Amazon's gargantuan fleet order of 100,000 electric delivery vans from Michigan-based startup Rivian will no doubt turbo-boost adoption of electric commercial vehicles.
But the move, announced in September, simultaneously will amp up another fledgling business—the fleet-charging infrastructure industry.
To power its planned battalion of battery-powered vehicles, Amazon likely will need to plow a hefty investment into vehicle chargers, electricity infrastructure upgrades and new charging technologies wherever those vans will travel.
The scale of Amazon's fleet electrification project is a "game changer," Mark Kerstens, vice president of global fleet solutions at EV charging network ChargePoint, told Automotive News.
"It will help drive costs out of the system and accelerate learnings around how to develop, operate and scale EV charging networks for commercial fleets," Kerstens said.
As it builds its EV network across the country, Amazon will have to collaborate with the hodgepodge of utilities. Once utilities figure out how to handle commercial vehicle charging at the scale of Amazon's project, they can pass that learning on to other EV fleet customers, said Sam Abuelsamid, analyst with Navigant Research.
Amazon's fleet electrification also will drive demand for charging infrastructure, delivering economies of scale and lowering costs for equipment manufacturers. The demand also invariably will attract new operators into the fleet-charging business and drive innovation in charging technologies, Abuelsamid said.
Work in progress
The investment and attention are much needed as vehicle manufacturers plot their electrification strategies. According to a 2018 survey of large corporations, inadequate on-site charging infrastructure is the second biggest barrier to electrification of corporate fleets.
Ninety-two percent of respondents said their companies were not equipped with on-site EV chargers for commercial vehicles, according to the GreenBiz study, commissioned by UPS.
Overcoming that barrier is complicated and expensive. A fleet of 200 to 300 electric trucks requires up to four times the power needed for a facility designed for diesel trucks, according to the study. Getting that scale of power to the facility requires planning, new technology and collaboration with local utilities.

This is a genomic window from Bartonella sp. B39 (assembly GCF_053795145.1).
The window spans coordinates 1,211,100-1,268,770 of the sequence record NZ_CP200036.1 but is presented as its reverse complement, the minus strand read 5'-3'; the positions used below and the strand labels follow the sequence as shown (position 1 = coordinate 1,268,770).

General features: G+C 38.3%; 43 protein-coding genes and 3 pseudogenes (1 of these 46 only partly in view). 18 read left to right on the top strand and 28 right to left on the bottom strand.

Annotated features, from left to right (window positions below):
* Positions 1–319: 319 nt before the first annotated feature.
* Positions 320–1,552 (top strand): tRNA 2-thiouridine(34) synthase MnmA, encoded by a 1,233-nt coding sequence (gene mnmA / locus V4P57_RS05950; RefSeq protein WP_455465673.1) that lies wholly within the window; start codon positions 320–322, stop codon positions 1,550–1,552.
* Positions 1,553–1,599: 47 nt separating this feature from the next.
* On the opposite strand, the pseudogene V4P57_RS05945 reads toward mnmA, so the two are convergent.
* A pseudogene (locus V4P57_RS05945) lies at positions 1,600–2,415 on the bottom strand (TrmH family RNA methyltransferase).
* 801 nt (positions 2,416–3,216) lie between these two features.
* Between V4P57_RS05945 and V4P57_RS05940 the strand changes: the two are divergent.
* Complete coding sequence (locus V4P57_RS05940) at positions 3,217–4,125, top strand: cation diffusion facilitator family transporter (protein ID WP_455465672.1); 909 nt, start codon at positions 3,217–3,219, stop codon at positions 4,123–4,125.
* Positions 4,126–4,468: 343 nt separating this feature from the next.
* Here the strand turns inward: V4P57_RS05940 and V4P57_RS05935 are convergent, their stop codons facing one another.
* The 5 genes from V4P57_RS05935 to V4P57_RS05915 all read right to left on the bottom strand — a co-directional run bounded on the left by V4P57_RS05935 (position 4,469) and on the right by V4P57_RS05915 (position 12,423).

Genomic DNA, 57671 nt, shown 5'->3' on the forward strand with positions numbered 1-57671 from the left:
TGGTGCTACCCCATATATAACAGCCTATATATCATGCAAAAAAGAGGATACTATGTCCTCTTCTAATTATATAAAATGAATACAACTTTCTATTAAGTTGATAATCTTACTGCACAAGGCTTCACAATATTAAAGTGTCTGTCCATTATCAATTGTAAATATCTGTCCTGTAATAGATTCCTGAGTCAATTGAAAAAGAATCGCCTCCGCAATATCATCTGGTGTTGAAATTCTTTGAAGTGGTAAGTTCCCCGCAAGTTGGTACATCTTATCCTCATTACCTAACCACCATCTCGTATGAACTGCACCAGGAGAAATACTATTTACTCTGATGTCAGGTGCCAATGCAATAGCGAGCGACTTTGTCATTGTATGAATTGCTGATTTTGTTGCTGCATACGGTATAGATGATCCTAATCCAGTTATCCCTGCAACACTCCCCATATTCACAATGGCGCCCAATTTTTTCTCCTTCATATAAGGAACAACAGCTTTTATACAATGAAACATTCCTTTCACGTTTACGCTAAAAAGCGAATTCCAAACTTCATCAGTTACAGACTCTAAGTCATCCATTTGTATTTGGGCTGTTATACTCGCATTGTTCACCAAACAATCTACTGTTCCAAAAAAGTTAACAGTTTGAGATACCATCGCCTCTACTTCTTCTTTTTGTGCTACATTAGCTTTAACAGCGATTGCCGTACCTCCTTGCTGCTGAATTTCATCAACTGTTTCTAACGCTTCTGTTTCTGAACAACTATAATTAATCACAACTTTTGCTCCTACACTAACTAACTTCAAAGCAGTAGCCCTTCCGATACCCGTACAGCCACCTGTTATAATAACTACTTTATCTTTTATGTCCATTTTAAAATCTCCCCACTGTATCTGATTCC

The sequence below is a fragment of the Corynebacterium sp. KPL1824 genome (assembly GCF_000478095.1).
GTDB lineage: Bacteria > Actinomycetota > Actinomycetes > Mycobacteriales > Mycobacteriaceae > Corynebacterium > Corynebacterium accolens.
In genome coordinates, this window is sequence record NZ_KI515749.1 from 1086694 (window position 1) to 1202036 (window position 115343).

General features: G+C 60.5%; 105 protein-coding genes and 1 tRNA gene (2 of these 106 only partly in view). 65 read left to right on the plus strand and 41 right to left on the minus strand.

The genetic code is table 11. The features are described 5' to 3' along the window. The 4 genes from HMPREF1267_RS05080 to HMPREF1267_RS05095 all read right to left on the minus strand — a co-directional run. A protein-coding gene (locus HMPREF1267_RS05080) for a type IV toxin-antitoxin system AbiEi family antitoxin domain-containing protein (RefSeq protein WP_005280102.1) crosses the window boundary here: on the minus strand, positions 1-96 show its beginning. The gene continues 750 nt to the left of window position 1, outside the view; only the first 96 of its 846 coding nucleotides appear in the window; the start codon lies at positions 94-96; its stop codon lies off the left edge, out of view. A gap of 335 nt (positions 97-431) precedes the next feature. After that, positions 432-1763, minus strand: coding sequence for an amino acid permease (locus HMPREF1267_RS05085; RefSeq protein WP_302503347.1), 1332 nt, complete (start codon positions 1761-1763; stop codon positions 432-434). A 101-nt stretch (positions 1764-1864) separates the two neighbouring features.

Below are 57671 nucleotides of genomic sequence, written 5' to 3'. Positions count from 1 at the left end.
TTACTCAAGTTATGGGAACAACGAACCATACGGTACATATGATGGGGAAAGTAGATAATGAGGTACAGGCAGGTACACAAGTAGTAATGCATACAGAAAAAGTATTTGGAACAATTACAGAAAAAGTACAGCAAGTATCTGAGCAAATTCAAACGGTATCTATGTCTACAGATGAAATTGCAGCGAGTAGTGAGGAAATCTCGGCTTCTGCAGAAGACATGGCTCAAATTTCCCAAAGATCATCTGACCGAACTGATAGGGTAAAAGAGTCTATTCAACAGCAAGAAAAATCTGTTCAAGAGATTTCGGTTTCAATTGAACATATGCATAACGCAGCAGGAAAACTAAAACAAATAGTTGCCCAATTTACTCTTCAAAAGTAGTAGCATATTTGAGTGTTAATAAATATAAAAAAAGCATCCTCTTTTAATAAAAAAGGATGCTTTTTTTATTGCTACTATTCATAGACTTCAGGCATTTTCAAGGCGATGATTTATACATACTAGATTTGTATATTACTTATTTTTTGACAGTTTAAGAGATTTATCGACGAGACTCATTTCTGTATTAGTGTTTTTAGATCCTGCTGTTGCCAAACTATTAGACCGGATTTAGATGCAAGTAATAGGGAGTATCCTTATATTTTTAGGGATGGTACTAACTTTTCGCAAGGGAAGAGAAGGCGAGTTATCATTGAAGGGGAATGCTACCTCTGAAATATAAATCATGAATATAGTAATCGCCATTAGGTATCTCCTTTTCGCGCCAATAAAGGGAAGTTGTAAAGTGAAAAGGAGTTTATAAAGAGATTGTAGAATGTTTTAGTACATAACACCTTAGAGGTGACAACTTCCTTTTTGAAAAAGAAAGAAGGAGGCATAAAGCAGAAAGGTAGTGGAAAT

Adding chargers to transportation depots and warehouses requires a sophisticated understanding of electrical capacity on-site and a solid projection of future charging requirements, Mike Whitlatch, UPS' vice president of global energy and procurement, noted in the report.
A significant increase in the demand for charging electric vehicles could require increased electrical capacity at a given site—possibly a fivefold to tenfold upgrade from their current capacity, Whitlatch said.
No market yet
The main factor holding back large-scale EV charging investment is simply the lack of electric vehicle models on the road.
"We are expecting a big ramp in commercial vehicles sold, particularly in the midsize truck and lower segments," said Colin McKerracher, head of advanced transport at Bloom-berg New Energy Finance.
Softening battery prices are only beginning to make electric vehicles a cost-effective investment for businesses. From 2010 to the end of 2017, average lithium ion battery prices dropped 79 percent, while average energy density of EV batteries improved 5 to 7 percent annually, according to the 2018 Bloomberg New Energy Finance Electric Vehicle Outlook.
Meanwhile, the prospect of tighter government and local regulations on emissions is fueling interest in the technology switch. California, for instance, is moving to an all-electric public bus fleet by 2040. Some European metros are banning or levying hefty fees on diesel and gas vehicles in congested city centers. That trend does not impact North America's charging infrastructure, but it does stir product development for vehicle manufacturers that operate in both Europe and the United States.
"The pressure to green the supply chain is ramping up," McKerracher said. "Companies like Amazon are wary of the increased traffic that they are pushing down into neighborhoods from all the deliveries. They want to ensure they meet noise and emission restrictions."
In addition to the dearth of current EV models, another factor causing fleet-customer wariness is the outlook on how much it will cost to charge them.
Commercial fleet customers are especially susceptible to pricey "demand charges"—when a customer exceeds the power consumption it's allotted at a given time and must pay a premium for it. So companies must balance their fleets' charging schedule to minimize demand charges.